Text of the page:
These caves were patiently and laboriously dug with hammer and chisel throughout eleven centuries (from the II BC to the IX AD) by generations of Buddhist, Hindu and Jain monks - who literally built their monasteries, chapels and temples digging in the mountains!

This would be already impressive in itself. What makes these caves extraordinary though are the decorations left by the monks: gigantic sculptures caved in the rock and frescoes of a sublime beauty - impressive if you think that some of them are dated more than thousands of years before those of the Sistine Chapel, and the techniques used (e.g. three-dimensional effects, false perspective, etc.) were adopted in Europe only centuries after.

Now - as the sleeping Buddha below - straight to bed. More stories and pictures in the coming days...

Saturday, February 13, 2010

Surprise week-end

Surprise parties are not fashionable anymore. If you want to be really cool nowadays you have to organize at least a ‘surprise week-end’!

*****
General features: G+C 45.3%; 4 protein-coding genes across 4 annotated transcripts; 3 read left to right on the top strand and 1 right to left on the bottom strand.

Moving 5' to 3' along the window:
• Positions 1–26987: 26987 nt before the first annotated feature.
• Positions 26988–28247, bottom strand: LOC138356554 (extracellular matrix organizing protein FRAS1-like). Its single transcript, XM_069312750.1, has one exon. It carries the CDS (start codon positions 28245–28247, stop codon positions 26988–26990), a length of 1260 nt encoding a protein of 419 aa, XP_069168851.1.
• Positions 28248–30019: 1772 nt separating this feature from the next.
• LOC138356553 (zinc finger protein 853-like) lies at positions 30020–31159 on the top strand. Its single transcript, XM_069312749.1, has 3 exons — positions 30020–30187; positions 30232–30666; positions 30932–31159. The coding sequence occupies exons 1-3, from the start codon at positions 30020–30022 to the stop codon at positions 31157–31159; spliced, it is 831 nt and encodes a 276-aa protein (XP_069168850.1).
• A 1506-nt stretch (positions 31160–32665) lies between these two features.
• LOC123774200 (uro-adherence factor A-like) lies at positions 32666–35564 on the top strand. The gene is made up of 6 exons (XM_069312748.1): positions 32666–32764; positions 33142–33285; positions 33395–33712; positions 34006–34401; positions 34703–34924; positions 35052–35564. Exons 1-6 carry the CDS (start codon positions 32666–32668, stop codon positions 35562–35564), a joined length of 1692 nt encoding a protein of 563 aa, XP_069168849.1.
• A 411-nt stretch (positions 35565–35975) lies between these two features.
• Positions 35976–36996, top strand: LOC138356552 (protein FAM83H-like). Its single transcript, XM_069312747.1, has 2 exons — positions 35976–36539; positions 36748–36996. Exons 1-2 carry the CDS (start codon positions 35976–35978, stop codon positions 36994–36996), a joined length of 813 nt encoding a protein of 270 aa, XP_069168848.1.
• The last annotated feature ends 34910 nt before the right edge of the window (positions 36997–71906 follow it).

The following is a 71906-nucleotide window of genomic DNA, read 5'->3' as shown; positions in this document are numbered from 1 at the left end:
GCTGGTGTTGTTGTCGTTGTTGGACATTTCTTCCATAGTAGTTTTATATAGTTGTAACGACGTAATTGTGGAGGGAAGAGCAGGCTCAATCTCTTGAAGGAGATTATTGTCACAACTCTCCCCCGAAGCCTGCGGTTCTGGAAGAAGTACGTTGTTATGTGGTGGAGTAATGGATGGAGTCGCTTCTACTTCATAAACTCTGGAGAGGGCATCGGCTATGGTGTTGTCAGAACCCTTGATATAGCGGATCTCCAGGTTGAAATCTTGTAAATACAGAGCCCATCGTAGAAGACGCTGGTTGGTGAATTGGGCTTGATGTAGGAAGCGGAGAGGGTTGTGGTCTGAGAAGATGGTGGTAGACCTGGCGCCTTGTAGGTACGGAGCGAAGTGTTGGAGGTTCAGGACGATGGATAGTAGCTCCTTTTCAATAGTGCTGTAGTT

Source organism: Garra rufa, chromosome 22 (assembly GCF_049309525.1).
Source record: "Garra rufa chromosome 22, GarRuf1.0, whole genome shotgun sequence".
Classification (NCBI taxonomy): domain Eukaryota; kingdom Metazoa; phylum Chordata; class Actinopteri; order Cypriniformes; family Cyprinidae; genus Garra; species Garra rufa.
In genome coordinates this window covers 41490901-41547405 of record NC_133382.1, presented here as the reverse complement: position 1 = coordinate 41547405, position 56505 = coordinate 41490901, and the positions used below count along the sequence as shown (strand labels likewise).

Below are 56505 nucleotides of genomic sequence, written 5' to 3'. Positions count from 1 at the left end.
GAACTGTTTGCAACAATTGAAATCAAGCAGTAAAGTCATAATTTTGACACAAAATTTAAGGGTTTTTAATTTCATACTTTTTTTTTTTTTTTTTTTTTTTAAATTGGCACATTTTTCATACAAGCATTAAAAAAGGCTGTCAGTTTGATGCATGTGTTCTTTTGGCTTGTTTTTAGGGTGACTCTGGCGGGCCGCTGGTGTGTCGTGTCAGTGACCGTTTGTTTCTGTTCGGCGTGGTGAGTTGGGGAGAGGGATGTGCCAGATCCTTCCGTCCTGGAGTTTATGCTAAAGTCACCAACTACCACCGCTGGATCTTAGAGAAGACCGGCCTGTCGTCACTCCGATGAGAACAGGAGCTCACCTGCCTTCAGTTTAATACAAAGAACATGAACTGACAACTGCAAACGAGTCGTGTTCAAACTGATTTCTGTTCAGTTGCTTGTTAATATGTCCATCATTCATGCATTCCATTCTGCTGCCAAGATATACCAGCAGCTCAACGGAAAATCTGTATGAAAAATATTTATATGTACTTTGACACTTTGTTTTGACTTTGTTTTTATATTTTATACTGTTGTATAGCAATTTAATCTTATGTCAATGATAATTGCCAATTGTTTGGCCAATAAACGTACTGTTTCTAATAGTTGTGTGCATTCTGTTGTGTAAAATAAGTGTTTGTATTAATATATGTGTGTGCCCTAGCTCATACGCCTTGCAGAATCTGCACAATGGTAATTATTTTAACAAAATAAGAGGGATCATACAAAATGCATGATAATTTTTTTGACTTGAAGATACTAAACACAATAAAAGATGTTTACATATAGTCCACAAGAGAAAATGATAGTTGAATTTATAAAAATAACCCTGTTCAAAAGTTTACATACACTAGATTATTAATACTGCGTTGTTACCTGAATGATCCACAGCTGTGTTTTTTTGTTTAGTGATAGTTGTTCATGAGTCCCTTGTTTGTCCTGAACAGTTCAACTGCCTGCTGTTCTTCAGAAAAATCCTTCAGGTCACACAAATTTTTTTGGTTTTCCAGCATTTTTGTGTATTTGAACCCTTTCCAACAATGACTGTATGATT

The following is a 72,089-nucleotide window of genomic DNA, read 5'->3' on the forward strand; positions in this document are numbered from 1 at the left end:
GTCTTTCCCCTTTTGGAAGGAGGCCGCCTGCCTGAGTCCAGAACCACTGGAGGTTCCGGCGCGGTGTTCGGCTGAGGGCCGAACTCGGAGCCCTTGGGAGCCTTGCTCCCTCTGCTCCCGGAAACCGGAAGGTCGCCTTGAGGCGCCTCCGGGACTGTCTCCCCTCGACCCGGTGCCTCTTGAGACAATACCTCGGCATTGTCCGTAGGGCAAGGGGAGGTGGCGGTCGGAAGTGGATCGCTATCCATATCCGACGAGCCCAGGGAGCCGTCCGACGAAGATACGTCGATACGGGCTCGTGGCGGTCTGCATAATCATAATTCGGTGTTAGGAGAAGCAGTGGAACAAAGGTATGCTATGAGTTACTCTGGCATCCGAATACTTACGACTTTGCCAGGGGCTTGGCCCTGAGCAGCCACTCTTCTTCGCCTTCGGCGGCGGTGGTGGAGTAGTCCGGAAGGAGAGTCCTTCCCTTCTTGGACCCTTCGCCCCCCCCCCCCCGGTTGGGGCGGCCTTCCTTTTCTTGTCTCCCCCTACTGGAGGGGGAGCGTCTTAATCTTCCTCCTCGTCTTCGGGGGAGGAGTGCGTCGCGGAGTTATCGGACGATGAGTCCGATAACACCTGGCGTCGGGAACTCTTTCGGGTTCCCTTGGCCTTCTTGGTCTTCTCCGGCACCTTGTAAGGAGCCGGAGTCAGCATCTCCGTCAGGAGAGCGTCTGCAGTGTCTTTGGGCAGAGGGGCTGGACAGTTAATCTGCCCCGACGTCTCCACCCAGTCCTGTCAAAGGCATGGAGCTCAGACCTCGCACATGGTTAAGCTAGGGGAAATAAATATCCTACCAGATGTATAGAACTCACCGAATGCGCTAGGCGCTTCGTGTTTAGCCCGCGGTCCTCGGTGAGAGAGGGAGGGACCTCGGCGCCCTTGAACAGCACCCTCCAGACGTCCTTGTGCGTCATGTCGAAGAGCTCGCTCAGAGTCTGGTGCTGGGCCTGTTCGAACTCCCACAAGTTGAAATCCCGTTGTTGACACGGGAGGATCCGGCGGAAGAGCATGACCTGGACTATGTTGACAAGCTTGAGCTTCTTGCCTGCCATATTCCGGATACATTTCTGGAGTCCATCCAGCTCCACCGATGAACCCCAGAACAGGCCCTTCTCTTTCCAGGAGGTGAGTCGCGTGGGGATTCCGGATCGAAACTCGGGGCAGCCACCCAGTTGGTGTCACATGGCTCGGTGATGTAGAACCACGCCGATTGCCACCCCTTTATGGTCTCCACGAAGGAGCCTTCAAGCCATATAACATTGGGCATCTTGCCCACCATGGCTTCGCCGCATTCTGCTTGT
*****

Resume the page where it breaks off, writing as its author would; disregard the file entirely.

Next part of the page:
Consistent with the nouvelle vogue, Mathilde organized a ‘surprise week-end’ for my birthday. We are leaving to the airport right now, destination… no idea. The only hint I was given is that temperature ranges between 15 and 31 degree Celsius.

With this hint, try to guess where Mathilde is bringing me, and post your guess under “comments”.

We will post the solution on Monday eve, when we will be back from my surprise birthday week-end…

Friday, February 12, 2010

The Sun Behind The Clouds

One of the little advantages of living out of Europe and out of the US is that, from time to time, you end up watching a movie that will never reach the international circuit, and that therefore you would never have had the opportunity to watch otherwise.